8.07 Deception in Research (a) Psychologists do not conduct a study involving deception unless they have determined that the use of deceptive techniques is justified by the study's significant prospective scientific, educational, or applied value and that effective …

The use of deception in research raises special ethical concern. For example, the particular psychological traits being studied are not disclosed, but a more general statement involving the investigation of personality traits is included in consent materials. National Academy of Engineering 500 Fifth Street, NW | Washington, DC 20001 | T. 202.334.3200 | F. 202.334.2290 Deception refers to the act—big or small, cruel or kind—of causing someone to believe something that is untrue. Types of deception include (i) deliberate misleading, e.g. This is where participants are misled or wrongly informed about the aims of the research. The use of deception must be justified by its potential scientific value to the research. using confederates, staged manipulations in field settings, deceptive instructions; (ii) deception by omission, e.g., failure to disclose full information about the study, or creating ambiguity. Deception is the act of misleading or wrongly informing someone about the true nature of a situation.

Points to Consider When Using Deception in Research. Present federal rules prohibit the use of deceptive techniques which place subjects at more than minimal risk. As in Introduction to Research Methods in Psychology (Howitt & Cramer, 2011), I believe that deception may be used, but the reason behind this should be revealed in the debriefing of participants.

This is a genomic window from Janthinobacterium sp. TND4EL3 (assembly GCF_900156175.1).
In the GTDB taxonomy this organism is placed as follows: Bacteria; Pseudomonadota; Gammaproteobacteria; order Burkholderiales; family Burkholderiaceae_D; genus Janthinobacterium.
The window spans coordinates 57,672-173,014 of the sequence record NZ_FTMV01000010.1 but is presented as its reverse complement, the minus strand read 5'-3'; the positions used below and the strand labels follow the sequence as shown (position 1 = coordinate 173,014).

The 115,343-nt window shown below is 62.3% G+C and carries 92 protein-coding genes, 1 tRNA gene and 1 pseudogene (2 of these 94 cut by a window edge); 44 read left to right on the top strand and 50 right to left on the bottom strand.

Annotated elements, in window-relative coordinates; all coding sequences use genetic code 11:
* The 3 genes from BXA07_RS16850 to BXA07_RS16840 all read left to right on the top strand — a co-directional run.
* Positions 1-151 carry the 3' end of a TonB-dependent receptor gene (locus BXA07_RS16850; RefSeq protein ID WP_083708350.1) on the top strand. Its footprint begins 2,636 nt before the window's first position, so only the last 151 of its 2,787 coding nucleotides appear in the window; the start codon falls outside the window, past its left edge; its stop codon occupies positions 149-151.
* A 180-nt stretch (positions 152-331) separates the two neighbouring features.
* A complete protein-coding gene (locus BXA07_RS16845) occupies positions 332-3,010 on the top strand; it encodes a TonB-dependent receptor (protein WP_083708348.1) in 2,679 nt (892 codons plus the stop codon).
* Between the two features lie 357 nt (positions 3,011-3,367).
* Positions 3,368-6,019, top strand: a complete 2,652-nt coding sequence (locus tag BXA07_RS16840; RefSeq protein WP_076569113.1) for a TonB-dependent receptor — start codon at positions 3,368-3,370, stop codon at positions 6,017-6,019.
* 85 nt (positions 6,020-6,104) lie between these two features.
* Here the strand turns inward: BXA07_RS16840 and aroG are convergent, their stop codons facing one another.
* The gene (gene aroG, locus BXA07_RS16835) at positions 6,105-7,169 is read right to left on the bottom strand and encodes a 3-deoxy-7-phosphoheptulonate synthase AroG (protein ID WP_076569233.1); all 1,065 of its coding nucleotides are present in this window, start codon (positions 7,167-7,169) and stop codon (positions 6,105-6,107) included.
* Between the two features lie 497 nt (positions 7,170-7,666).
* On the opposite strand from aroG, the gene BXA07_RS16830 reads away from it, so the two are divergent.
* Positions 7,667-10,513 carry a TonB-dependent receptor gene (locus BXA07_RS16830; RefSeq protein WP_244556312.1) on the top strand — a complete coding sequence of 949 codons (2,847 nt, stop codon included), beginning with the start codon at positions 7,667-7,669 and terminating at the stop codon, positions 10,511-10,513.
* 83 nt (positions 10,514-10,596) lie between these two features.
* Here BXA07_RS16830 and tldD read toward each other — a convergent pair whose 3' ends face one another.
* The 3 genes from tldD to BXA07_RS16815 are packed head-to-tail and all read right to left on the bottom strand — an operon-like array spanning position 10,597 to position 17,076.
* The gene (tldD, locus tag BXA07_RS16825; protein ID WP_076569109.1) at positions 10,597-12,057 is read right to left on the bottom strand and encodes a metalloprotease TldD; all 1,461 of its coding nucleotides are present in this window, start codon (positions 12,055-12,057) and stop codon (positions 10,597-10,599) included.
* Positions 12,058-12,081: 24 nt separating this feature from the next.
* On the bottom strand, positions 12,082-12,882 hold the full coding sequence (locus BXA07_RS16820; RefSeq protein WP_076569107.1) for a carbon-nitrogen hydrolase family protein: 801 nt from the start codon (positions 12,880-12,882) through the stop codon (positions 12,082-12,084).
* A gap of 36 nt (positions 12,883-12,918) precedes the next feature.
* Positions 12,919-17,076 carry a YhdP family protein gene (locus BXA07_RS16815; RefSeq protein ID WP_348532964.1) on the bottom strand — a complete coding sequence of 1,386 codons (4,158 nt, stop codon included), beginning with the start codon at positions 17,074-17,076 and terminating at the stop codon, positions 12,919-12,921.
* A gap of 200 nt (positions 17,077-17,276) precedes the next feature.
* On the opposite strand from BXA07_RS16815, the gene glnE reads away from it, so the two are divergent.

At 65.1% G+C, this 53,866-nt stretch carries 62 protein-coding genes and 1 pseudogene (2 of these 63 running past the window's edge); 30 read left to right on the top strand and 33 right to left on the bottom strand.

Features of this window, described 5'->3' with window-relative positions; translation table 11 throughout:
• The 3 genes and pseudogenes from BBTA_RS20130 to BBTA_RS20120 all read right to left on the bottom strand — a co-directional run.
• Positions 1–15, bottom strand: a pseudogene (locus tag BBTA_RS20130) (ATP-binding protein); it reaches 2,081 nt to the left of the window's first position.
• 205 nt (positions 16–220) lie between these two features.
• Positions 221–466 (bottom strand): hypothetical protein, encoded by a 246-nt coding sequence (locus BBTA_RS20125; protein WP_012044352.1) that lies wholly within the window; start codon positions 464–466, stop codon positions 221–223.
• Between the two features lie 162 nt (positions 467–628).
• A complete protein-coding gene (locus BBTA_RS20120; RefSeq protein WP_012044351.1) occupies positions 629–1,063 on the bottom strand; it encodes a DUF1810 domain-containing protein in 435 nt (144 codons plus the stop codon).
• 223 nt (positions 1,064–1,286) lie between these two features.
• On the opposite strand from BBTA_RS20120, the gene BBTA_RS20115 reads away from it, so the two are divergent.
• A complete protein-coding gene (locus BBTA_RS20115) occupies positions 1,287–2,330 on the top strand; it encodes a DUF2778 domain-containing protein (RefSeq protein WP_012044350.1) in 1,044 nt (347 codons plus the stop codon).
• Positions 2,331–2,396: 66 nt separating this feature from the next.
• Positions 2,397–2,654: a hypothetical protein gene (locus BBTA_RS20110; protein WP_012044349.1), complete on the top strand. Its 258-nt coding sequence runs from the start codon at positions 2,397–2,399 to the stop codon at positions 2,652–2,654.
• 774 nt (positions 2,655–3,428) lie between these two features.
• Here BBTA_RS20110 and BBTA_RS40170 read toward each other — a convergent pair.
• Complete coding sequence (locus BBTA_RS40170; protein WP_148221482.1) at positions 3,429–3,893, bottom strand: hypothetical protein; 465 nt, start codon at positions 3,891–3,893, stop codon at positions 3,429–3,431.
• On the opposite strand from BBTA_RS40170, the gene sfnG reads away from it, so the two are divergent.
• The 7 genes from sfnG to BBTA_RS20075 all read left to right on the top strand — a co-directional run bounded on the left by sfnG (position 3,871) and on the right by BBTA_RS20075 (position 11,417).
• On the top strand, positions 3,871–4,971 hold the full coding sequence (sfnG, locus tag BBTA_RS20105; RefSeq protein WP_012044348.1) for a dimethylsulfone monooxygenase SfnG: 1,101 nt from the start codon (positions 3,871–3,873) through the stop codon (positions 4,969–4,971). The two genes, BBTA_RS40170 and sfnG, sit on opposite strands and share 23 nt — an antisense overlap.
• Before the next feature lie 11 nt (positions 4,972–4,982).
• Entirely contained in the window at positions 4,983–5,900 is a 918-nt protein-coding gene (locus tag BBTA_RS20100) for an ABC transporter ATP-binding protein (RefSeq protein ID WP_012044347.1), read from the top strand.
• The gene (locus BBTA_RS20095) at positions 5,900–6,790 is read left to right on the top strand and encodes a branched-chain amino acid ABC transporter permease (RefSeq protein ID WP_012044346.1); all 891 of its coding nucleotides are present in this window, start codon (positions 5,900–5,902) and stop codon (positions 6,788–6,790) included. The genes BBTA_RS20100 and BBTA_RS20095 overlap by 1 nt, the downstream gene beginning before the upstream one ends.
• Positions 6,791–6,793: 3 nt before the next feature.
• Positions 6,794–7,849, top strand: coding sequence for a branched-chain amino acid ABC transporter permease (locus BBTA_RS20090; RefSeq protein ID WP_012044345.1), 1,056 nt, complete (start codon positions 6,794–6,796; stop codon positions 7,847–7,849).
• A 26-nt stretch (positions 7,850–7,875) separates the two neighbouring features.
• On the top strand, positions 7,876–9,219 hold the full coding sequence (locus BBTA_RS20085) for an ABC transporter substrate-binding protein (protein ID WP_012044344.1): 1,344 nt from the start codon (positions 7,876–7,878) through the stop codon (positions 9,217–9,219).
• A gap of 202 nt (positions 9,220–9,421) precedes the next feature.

1. For most studies, the informed consent policy is used - when not used, an ethical committee must approve that the deception does not cause harm or distrust of research. Any deception in research is inappropriate and takes advantage of the implicit trust and obedience given by the participants to the researcher. In general, deception is not acceptable if, in the When the participant volunteers to participate, their dignity must be preserved and should not be … Arguments against the use of deception in research.

Psychological studies involving deception in research studies have been especially controversial. However, employment of such strategies must be justified. Deception Deception. Deception continues to find its way into research designs: my content analyses of the frequency of deception in leading social psychology journals revealed its continued use within a significant number of studies of human behaviour (Kimmel, 2001, 2004).

4.2. 1 The debate regarding the ethics of the practice continues to this day. The IRB accepts the need for certain types of studies to employ strategies that include deception. One consideration is whether the deception is necessary. The problem with deception in psychological research is that even when researchers go into the project with the very best of intentions, there is some potential for harm to the patients. Definition: Deception occurs as the result of investigators providing false or incomplete information to participants for the purpose of misleading research subjects. In psychological research, deception is a highly debatable issue. It is often too difficult to find an alternative method of research that will not use demand characteristics to find results that are reliable and valid.

An investigator proposing to use deception should justify its use. Deception in research is one area where balancing the needs for statistical accuracy and validity against ethics is always a very difficult process.